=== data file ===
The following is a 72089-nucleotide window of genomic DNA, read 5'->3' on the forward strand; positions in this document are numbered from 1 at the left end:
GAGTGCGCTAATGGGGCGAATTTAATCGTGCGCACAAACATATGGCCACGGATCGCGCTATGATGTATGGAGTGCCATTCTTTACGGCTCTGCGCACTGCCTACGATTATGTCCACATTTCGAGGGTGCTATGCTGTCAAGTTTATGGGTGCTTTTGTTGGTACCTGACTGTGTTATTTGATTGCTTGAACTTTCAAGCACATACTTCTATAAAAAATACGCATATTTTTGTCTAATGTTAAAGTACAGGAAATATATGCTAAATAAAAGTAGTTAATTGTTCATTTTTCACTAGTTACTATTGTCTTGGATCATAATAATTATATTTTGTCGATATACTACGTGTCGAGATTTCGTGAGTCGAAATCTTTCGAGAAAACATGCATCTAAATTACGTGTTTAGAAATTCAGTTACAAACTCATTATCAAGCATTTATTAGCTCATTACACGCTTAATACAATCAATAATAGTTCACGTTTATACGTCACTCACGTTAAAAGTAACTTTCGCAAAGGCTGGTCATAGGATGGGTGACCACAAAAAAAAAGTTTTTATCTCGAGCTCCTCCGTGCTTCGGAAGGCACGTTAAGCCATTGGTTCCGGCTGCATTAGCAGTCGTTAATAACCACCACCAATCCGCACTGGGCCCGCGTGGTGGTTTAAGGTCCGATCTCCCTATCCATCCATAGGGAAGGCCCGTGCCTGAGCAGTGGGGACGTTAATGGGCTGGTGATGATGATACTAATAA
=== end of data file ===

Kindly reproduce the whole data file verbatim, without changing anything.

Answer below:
The following is a 72089-nucleotide window of genomic DNA, read 5'->3' on the forward strand; positions in this document are numbered from 1 at the left end:
GAGTGCGCTAATGGGGCGAATTTAATCGTGCGCACAAACATATGGCCACGGATCGCGCTATGATGTATGGAGTGCCATTCTTTACGGCTCTGCGCACTGCCTACGATTATGTCCACATTTCGAGGGTGCTATGCTGTCAAGTTTATGGGTGCTTTTGTTGGTACCTGACTGTGTTATTTGATTGCTTGAACTTTCAAGCACATACTTCTATAAAAAATACGCATATTTTTGTCTAATGTTAAAGTACAGGAAATATATGCTAAATAAAAGTAGTTAATTGTTCATTTTTCACTAGTTACTATTGTCTTGGATCATAATAATTATATTTTGTCGATATACTACGTGTCGAGATTTCGTGAGTCGAAATCTTTCGAGAAAACATGCATCTAAATTACGTGTTTAGAAATTCAGTTACAAACTCATTATCAAGCATTTATTAGCTCATTACACGCTTAATACAATCAATAATAGTTCACGTTTATACGTCACTCACGTTAAAAGTAACTTTCGCAAAGGCTGGTCATAGGATGGGTGACCACAAAAAAAAAGTTTTTATCTCGAGCTCCTCCGTGCTTCGGAAGGCACGTTAAGCCATTGGTTCCGGCTGCATTAGCAGTCGTTAATAACCACCACCAATCCGCACTGGGCCCGCGTGGTGGTTTAAGGTCCGATCTCCCTATCCATCCATAGGGAAGGCCCGTGCCTGAGCAGTGGGGACGTTAATGGGCTGGTGATGATGATACTAATAA